Dr. Nancy Grace Roman is an amazing woman of NASA. She was born in Nashville, Tennessee on May 16, 1925.
Her family moved often; she lived in Oklahoma, Texas, New Jersey, Michigan, and Nevada.
While in Michigan, Roman’s mother would take her outside at night to show her the Northern Lights and the constellations. Her mother was a musician and didn’t necessarily believe that science was the right career for a woman, but her nighttime adventures sparked a lifelong passion for Roman.
Roman chose to complete her Bachelor’s degree in astronomy at Swarthmore College in Pennsylvania. Swarthmore was a co-ed college with a good Astronomy program, close to home in Baltimore, Maryland where she finished out high school.
Sadly, the dean of women at the college was so against women in science that she refused to have anything to do with Roman. She completed her degree in February 1946, without the support of the administration.
Roman went on to graduate school at Yerkes Observatory in Williams Bay, Wisconsin. She continued working there after finishing her Ph.D. in 1949, despite getting paid only two-thirds the salary of her male co-workers.
The chairman of the department once told her, “We don’t discriminate against women. We can just get them for less.” Despite the sexist climate, Roman continued to do excellent research on the stars in the Milky Way.
In 1955, at the suggestion of her professor Dr. Gerald Kuiper (for whom the Kuiper Belt beyond Pluto is named), Roman began working at the Naval Research Laboratory in Washington, D.C.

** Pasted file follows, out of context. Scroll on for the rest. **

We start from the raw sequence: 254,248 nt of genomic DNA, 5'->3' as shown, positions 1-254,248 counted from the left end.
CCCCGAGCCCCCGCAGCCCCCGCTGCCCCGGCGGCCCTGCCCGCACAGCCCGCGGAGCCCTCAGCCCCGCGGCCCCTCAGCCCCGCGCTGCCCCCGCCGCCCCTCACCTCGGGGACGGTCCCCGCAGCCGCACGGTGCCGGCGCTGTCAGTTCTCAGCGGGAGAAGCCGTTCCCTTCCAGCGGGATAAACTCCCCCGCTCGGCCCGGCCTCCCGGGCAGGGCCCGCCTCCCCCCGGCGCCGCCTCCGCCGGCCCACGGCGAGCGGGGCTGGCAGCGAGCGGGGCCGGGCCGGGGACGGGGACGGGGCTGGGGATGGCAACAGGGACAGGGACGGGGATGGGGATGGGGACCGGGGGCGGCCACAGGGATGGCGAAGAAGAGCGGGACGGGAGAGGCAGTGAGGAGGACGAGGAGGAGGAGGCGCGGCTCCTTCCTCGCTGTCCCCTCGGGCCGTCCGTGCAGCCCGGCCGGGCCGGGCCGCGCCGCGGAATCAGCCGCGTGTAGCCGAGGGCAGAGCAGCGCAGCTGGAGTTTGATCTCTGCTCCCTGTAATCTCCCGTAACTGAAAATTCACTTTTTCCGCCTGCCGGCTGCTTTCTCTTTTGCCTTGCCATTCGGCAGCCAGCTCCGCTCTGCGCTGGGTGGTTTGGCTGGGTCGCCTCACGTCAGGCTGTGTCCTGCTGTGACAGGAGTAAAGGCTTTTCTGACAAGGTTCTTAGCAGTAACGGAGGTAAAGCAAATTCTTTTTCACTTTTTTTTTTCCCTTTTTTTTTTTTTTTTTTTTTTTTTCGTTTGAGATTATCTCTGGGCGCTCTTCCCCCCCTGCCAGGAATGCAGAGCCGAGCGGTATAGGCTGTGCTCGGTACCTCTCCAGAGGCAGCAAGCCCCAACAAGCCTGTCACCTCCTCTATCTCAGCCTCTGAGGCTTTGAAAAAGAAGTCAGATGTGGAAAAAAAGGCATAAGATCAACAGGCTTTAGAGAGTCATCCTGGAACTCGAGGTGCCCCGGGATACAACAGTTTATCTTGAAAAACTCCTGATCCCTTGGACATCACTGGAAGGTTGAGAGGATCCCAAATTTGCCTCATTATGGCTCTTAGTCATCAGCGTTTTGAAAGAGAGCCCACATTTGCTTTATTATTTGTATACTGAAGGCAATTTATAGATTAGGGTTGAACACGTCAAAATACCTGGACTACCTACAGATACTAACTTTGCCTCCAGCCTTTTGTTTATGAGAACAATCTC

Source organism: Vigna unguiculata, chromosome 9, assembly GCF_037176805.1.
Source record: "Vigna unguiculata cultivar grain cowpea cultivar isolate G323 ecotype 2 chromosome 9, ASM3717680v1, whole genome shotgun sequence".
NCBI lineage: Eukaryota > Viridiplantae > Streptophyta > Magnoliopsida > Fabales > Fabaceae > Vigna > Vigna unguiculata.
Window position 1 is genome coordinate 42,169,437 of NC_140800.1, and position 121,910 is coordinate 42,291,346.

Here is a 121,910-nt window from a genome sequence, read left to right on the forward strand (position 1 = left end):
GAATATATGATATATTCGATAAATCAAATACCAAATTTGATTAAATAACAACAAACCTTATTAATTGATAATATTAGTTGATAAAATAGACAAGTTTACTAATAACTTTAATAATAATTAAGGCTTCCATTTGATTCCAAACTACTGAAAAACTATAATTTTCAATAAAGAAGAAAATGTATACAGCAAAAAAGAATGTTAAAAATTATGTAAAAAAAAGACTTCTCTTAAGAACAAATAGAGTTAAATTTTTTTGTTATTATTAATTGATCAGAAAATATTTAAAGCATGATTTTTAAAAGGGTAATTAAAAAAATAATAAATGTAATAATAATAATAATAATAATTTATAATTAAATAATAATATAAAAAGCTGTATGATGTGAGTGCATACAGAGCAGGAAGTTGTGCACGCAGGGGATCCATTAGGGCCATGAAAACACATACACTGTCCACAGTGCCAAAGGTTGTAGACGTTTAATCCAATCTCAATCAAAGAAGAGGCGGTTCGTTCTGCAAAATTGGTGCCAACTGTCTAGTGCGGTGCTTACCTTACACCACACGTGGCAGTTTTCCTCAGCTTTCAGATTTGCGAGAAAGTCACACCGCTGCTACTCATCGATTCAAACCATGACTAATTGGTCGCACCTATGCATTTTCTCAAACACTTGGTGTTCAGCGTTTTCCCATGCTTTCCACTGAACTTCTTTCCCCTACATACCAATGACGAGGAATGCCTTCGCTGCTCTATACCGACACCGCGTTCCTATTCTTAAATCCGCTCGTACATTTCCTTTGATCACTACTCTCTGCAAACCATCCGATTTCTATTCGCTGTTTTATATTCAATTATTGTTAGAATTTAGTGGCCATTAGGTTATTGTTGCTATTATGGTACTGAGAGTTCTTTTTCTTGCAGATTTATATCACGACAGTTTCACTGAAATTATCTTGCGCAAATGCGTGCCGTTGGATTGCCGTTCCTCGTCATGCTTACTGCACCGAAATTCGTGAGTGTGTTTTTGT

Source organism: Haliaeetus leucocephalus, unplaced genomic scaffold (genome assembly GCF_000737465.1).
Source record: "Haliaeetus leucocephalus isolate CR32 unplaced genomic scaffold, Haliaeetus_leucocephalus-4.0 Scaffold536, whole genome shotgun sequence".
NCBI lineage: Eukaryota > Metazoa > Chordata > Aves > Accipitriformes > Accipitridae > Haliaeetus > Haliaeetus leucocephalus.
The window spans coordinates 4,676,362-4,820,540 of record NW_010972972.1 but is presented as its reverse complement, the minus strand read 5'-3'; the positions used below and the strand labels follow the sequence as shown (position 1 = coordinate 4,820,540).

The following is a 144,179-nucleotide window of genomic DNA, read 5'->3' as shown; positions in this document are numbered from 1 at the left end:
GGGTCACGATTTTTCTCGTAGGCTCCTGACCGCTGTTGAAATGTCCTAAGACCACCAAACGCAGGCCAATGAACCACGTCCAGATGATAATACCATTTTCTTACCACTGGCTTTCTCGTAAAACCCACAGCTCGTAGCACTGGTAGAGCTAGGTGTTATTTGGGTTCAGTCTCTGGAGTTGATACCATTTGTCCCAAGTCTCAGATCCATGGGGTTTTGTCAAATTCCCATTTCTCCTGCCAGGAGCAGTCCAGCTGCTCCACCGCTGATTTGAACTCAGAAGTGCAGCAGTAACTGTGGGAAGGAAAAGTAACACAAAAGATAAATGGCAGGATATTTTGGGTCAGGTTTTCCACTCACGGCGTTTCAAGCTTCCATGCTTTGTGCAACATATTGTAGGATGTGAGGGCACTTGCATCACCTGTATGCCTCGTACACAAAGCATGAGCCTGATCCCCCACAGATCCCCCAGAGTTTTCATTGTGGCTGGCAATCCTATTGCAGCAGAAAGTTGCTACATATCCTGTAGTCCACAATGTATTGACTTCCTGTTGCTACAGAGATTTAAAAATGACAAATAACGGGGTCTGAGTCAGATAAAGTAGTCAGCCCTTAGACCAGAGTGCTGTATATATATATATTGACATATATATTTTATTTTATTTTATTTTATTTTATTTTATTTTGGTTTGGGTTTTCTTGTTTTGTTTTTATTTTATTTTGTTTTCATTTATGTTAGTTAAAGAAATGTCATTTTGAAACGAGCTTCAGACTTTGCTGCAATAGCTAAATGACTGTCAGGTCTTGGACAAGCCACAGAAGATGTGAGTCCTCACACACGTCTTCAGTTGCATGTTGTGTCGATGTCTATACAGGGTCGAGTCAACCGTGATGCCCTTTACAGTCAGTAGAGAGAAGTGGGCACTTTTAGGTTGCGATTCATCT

While there, she mapped the Milky Way in radio wavelengths, and even used radar to improve our calculation of the distance to the Moon.
Roman received an invitation to speak on her work with stars in the Soviet Union in 1956. She was the first civilian to visit the country after the start of the Cold War, and the experience thrust her career into hyper-drive.
When she returned to the U.S., she gave talks about her experience, was asked to teach astronomy courses and finally, in 1958, she was invited to develop a program in space astronomy at the newly-formed National Aeronautics and Space Administration (NASA).
Roman was the first chief of astronomy in the Office of Space Science, and the first woman to hold an executive position at NASA.
She helped plan and oversee many NASA satellite programs, including the Orbiting Astronomical Observatories, a pair of satellites to observe the sky in ultraviolet (which cannot be seen from Earth); the Cosmic Background Explorer (COBE), which took pictures of the leftover radiation from the Big Bang; and the Hubble Space Telescope, which is responsible for some of the most detailed and beautiful pictures we have of galaxies.
After her retirement in 1979, Roman continued to work as a contractor at NASA Goddard.
She has won several honors, including the NASA Outstanding Scientific Leadership Award, the William Randolf Lovelace II Award from the American Astronautical Society, and the Women in Aerospace Lifetime Achievement Award. She even has a NASA fellowship named after her: The Roman Technology Fellowship in Astrophysics.
Today, Roman continues to inspire young astronomers.
She says, “I like to tell students that the jobs I took after my Ph.D. were not in existence only a few years before. New opportunities can open up for you in this ever-changing field.”
In honor of her contribution to science, the LEGO Company has recently released a special LEGO set for Roman and the Hubble Space Telescope.
Also featured are Margaret Hamilton, whose coding skills got Americans to the Moon; Sally Ride, the first American woman in space; and Mae Jemison, the first African American woman in space.